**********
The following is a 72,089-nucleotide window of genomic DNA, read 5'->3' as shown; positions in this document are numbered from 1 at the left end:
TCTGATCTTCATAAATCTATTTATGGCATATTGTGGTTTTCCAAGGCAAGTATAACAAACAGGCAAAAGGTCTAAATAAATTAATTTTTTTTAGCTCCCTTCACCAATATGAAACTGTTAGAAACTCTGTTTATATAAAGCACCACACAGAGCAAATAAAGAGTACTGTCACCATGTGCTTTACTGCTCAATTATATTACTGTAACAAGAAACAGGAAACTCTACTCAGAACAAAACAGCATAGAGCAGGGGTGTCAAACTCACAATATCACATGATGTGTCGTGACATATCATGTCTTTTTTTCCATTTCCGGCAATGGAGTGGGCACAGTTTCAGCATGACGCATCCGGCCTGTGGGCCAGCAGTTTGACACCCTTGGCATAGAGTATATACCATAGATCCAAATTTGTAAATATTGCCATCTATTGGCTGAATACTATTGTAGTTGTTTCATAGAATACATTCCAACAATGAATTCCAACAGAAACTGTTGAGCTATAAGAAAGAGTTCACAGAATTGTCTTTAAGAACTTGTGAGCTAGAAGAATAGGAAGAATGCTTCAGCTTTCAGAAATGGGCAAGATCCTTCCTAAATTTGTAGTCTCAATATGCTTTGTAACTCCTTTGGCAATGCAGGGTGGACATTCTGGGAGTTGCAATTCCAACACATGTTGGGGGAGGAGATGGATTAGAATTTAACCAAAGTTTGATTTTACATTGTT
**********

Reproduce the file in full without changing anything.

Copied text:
The following is a 72,089-nucleotide window of genomic DNA, read 5'->3' as shown; positions in this document are numbered from 1 at the left end:
TCTGATCTTCATAAATCTATTTATGGCATATTGTGGTTTTCCAAGGCAAGTATAACAAACAGGCAAAAGGTCTAAATAAATTAATTTTTTTTAGCTCCCTTCACCAATATGAAACTGTTAGAAACTCTGTTTATATAAAGCACCACACAGAGCAAATAAAGAGTACTGTCACCATGTGCTTTACTGCTCAATTATATTACTGTAACAAGAAACAGGAAACTCTACTCAGAACAAAACAGCATAGAGCAGGGGTGTCAAACTCACAATATCACATGATGTGTCGTGACATATCATGTCTTTTTTTCCATTTCCGGCAATGGAGTGGGCACAGTTTCAGCATGACGCATCCGGCCTGTGGGCCAGCAGTTTGACACCCTTGGCATAGAGTATATACCATAGATCCAAATTTGTAAATATTGCCATCTATTGGCTGAATACTATTGTAGTTGTTTCATAGAATACATTCCAACAATGAATTCCAACAGAAACTGTTGAGCTATAAGAAAGAGTTCACAGAATTGTCTTTAAGAACTTGTGAGCTAGAAGAATAGGAAGAATGCTTCAGCTTTCAGAAATGGGCAAGATCCTTCCTAAATTTGTAGTCTCAATATGCTTTGTAACTCCTTTGGCAATGCAGGGTGGACATTCTGGGAGTTGCAATTCCAACACATGTTGGGGGAGGAGATGGATTAGAATTTAACCAAAGTTTGATTTTACATTGTT